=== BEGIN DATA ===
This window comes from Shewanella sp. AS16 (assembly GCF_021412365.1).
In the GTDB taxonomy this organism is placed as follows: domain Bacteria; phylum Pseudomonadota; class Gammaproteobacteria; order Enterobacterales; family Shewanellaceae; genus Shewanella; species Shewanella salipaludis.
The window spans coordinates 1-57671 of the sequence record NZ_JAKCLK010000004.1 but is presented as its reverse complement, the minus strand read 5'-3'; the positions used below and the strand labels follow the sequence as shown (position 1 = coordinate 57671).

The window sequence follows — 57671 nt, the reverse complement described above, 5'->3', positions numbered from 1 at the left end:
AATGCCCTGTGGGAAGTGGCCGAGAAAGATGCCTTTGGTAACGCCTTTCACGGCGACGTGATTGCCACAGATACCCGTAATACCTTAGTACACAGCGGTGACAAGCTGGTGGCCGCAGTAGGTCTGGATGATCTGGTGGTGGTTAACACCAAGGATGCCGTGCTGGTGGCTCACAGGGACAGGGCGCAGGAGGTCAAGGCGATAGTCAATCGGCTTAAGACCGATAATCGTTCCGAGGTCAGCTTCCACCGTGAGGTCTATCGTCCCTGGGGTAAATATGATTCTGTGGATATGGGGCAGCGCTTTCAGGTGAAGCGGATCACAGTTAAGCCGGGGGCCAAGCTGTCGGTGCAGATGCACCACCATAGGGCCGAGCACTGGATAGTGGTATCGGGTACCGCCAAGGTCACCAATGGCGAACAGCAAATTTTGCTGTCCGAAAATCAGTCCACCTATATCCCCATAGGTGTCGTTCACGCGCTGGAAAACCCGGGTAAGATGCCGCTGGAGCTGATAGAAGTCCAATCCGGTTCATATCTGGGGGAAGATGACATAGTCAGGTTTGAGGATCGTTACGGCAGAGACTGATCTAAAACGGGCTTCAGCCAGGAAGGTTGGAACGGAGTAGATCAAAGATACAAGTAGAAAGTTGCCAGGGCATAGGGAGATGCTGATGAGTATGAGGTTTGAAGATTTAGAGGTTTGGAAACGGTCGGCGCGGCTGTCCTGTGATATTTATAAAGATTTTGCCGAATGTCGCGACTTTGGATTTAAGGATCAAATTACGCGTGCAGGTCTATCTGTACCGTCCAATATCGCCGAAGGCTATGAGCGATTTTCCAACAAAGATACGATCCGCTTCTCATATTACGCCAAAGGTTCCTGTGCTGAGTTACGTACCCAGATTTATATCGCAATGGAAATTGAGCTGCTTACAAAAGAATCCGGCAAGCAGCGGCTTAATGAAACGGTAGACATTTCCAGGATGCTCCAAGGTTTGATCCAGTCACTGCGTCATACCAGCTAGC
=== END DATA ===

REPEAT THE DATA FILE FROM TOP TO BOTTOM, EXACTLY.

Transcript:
This window comes from Shewanella sp. AS16 (assembly GCF_021412365.1).
In the GTDB taxonomy this organism is placed as follows: domain Bacteria; phylum Pseudomonadota; class Gammaproteobacteria; order Enterobacterales; family Shewanellaceae; genus Shewanella; species Shewanella salipaludis.
The window spans coordinates 1-57671 of the sequence record NZ_JAKCLK010000004.1 but is presented as its reverse complement, the minus strand read 5'-3'; the positions used below and the strand labels follow the sequence as shown (position 1 = coordinate 57671).

The window sequence follows — 57671 nt, the reverse complement described above, 5'->3', positions numbered from 1 at the left end:
AATGCCCTGTGGGAAGTGGCCGAGAAAGATGCCTTTGGTAACGCCTTTCACGGCGACGTGATTGCCACAGATACCCGTAATACCTTAGTACACAGCGGTGACAAGCTGGTGGCCGCAGTAGGTCTGGATGATCTGGTGGTGGTTAACACCAAGGATGCCGTGCTGGTGGCTCACAGGGACAGGGCGCAGGAGGTCAAGGCGATAGTCAATCGGCTTAAGACCGATAATCGTTCCGAGGTCAGCTTCCACCGTGAGGTCTATCGTCCCTGGGGTAAATATGATTCTGTGGATATGGGGCAGCGCTTTCAGGTGAAGCGGATCACAGTTAAGCCGGGGGCCAAGCTGTCGGTGCAGATGCACCACCATAGGGCCGAGCACTGGATAGTGGTATCGGGTACCGCCAAGGTCACCAATGGCGAACAGCAAATTTTGCTGTCCGAAAATCAGTCCACCTATATCCCCATAGGTGTCGTTCACGCGCTGGAAAACCCGGGTAAGATGCCGCTGGAGCTGATAGAAGTCCAATCCGGTTCATATCTGGGGGAAGATGACATAGTCAGGTTTGAGGATCGTTACGGCAGAGACTGATCTAAAACGGGCTTCAGCCAGGAAGGTTGGAACGGAGTAGATCAAAGATACAAGTAGAAAGTTGCCAGGGCATAGGGAGATGCTGATGAGTATGAGGTTTGAAGATTTAGAGGTTTGGAAACGGTCGGCGCGGCTGTCCTGTGATATTTATAAAGATTTTGCCGAATGTCGCGACTTTGGATTTAAGGATCAAATTACGCGTGCAGGTCTATCTGTACCGTCCAATATCGCCGAAGGCTATGAGCGATTTTCCAACAAAGATACGATCCGCTTCTCATATTACGCCAAAGGTTCCTGTGCTGAGTTACGTACCCAGATTTATATCGCAATGGAAATTGAGCTGCTTACAAAAGAATCCGGCAAGCAGCGGCTTAATGAAACGGTAGACATTTCCAGGATGCTCCAAGGTTTGATCCAGTCACTGCGTCATACCAGCTAGC